Writing exclusively for the Publican’s Morning Advertiser, the boss of the 4,500-strong leased and tenanted pubco said many of the complaints about the
tied model have been “justified” but warned campaigners to “be careful what you wish for”.
Whiteside, who was crowned the most influential person in the Publican’s Morning Advertiser’s top 50 list last year, said: “Many of the complaints about the tied pub model have been justified and are being resolved but let’s not make the mistake of destroying the rental model for pubs.”
He warned that the Punch disposal programme has released thousands of free-of-tie pubs into the market but the “sad facts” are that only 60% of those newly free-of-tie outlets stay open as pubs.
“The economics of extracting tied pub buying terms from the brewers make it attractive to own pub freeholds and offer them for rent,” he said.
“If we remove that, then owning pubs to rent on a free-of-tie basis is economically far less attractive.
“So be careful what you wish for: if regulation forces pub-owning companies to free them from the tie, I predict pub disposals will increase and this will risk closing more pubs than even the combination of the duty escalator and supermarket pocket-money pricing have accomplished.”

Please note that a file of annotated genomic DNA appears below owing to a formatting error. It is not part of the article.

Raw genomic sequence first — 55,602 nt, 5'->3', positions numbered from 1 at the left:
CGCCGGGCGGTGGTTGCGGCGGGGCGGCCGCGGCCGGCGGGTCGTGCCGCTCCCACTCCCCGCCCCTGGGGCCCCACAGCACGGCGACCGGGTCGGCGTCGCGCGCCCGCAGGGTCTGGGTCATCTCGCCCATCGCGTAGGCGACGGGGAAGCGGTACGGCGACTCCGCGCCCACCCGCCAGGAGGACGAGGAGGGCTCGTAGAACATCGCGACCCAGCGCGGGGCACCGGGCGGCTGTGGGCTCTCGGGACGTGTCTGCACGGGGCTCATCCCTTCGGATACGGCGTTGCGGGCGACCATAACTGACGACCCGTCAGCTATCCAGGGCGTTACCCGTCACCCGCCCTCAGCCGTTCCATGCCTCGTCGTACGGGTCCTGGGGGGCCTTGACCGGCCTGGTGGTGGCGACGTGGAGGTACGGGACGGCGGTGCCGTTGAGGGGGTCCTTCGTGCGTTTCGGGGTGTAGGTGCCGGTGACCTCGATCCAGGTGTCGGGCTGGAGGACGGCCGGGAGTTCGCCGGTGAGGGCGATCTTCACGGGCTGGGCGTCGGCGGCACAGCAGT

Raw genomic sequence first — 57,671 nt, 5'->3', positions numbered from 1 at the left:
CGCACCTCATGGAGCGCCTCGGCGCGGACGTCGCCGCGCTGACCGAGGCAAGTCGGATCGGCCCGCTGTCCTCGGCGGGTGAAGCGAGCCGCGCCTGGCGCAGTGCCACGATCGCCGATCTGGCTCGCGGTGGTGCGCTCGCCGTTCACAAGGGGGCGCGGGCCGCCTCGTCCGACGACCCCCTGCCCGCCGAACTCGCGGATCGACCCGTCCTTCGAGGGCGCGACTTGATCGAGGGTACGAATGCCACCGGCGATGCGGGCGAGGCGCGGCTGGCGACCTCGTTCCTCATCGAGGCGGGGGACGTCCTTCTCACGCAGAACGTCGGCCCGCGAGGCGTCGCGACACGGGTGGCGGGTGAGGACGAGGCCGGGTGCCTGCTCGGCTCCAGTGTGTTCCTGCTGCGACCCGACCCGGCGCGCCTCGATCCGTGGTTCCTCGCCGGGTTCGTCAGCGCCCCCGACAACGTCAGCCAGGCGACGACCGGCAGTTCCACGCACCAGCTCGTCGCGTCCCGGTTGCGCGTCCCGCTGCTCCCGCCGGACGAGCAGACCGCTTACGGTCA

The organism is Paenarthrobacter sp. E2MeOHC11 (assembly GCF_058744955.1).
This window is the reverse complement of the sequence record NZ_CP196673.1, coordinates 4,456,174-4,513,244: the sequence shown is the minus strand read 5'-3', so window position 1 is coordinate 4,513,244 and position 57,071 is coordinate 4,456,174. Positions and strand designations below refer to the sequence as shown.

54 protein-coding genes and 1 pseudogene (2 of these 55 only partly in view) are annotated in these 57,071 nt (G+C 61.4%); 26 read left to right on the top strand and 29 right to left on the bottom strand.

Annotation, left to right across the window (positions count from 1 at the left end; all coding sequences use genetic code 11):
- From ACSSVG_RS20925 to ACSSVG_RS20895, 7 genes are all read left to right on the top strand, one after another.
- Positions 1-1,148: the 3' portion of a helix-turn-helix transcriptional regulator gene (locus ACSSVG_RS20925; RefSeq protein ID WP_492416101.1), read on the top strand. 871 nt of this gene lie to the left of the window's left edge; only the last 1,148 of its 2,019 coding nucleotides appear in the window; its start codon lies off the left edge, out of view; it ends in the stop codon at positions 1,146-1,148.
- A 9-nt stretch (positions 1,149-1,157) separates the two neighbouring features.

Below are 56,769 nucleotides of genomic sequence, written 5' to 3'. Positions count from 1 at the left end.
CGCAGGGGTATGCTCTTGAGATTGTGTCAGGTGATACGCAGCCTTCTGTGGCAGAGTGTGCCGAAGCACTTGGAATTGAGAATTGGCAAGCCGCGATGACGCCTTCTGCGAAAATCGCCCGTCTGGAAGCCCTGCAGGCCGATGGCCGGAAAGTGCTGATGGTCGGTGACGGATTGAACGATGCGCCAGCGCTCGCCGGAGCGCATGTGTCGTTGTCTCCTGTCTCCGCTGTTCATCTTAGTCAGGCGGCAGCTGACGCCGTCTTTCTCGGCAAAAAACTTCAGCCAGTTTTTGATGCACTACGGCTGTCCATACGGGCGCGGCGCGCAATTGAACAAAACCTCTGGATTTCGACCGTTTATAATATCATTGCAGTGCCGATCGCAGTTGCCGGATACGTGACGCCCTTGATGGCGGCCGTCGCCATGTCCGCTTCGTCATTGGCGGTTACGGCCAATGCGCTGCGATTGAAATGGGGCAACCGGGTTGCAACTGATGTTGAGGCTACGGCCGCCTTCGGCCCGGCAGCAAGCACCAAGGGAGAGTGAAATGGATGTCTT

In addition, he claimed that another contributory factor is that the volume of beer consumption in pubs has fallen by 45% since 1999, and continues to fall.
“In that environment, only those who can adapt will survive. When I joined Punch we owned 7,500 pubs. As I leave we are down to 4,500 and the disposals will continue until we reach our target of 3,000 core pubs.”
He also tells the PMA that he remembers getting a “frosty put-down” at his first British Beer & Pub Association council when he suggested that some Fair Pint campaigners “might have a point”.
Whiteside is set to leave Punch tomorrow to take up the role of chief executive at bakery chain Greggs.
- 'Foundations for the future' - Read Roger Whiteside's article in full here.